Safe water for rural NicaraguansNicaragua-Water

Waterborne illnesses are a major barrier to development in Nicaragua.

In many rural villages, families drink untreated water derived from rivers and streams polluted with fecal matter and disease-causing pathogens.

Unsafe drinking makes can make children very sick—when it's not fatal. In addition to the serious health risks, communities also face economic repercussions when kids miss school and adults can't work because of waterborne illnesses.

CTI helps villagers in rural Nicaragua treat the polluted water sources in their communities.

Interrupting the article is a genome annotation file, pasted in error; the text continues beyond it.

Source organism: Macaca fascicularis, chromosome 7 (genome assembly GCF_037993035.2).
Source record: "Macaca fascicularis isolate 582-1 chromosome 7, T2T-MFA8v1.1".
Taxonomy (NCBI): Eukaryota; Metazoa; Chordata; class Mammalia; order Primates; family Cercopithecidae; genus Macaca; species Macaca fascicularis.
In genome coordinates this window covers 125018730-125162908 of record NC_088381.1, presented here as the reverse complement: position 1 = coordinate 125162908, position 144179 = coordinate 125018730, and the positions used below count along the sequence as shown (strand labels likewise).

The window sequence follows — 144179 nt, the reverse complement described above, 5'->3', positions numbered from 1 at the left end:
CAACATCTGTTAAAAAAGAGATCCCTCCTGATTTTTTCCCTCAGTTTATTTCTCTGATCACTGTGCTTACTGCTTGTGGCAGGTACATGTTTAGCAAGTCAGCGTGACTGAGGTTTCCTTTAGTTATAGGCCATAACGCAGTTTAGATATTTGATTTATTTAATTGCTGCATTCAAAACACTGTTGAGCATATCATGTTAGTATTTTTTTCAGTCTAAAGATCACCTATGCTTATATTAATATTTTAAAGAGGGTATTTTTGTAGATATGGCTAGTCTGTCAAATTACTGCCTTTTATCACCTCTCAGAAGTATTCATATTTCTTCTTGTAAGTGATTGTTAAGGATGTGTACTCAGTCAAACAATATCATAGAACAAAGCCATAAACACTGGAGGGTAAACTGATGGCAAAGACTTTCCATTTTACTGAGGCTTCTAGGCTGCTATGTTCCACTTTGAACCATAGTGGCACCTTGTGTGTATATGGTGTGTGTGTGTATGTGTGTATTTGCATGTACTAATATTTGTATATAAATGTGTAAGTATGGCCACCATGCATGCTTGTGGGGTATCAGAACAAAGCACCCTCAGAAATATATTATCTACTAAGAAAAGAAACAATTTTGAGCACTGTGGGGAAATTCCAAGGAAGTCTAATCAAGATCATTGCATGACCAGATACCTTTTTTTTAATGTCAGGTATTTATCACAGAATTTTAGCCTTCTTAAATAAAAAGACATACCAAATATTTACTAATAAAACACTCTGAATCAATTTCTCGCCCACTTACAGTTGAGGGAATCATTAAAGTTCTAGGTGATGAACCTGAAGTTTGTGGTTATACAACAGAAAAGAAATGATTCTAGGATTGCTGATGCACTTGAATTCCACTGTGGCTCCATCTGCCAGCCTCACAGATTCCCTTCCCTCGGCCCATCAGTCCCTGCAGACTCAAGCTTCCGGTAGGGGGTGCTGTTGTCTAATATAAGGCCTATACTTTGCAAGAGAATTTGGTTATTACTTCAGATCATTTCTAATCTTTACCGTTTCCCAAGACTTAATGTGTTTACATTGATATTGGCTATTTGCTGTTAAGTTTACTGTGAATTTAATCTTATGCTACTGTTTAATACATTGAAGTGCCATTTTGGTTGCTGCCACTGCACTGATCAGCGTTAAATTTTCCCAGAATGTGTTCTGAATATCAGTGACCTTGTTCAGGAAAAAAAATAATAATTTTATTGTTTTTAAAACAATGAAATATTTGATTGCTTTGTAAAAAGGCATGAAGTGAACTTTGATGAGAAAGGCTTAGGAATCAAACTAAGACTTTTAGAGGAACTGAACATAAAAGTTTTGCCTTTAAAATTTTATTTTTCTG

We train communities to build and install our Water Chlorinator—an inexpensive system that utilizes chlorine tablets to produce clean water for just pennies per day. With help from our partners at  EOS International and Self Help International, we train the communities to maintain their water chlorinators without ongoing outside assistance. Nicaraguan community water groups monitor the chlorine levels and help villagers pool their resources to pay for replacement chlorine tablets, which cost just a few dollars each month. Involving village groups fosters local ownership of the equipment, an important part of ensuring the program’s sustainability.

More than 250,000 people in rural Nicaragua have gained access to safe drinking water through the installation of CTI’s water chlorinator.




Water Chlorinator
CTI’s Water Chlorinator is an inexpensive, low-maintenance water disinfectant system that can be built by trained villages for less than $200 USD.

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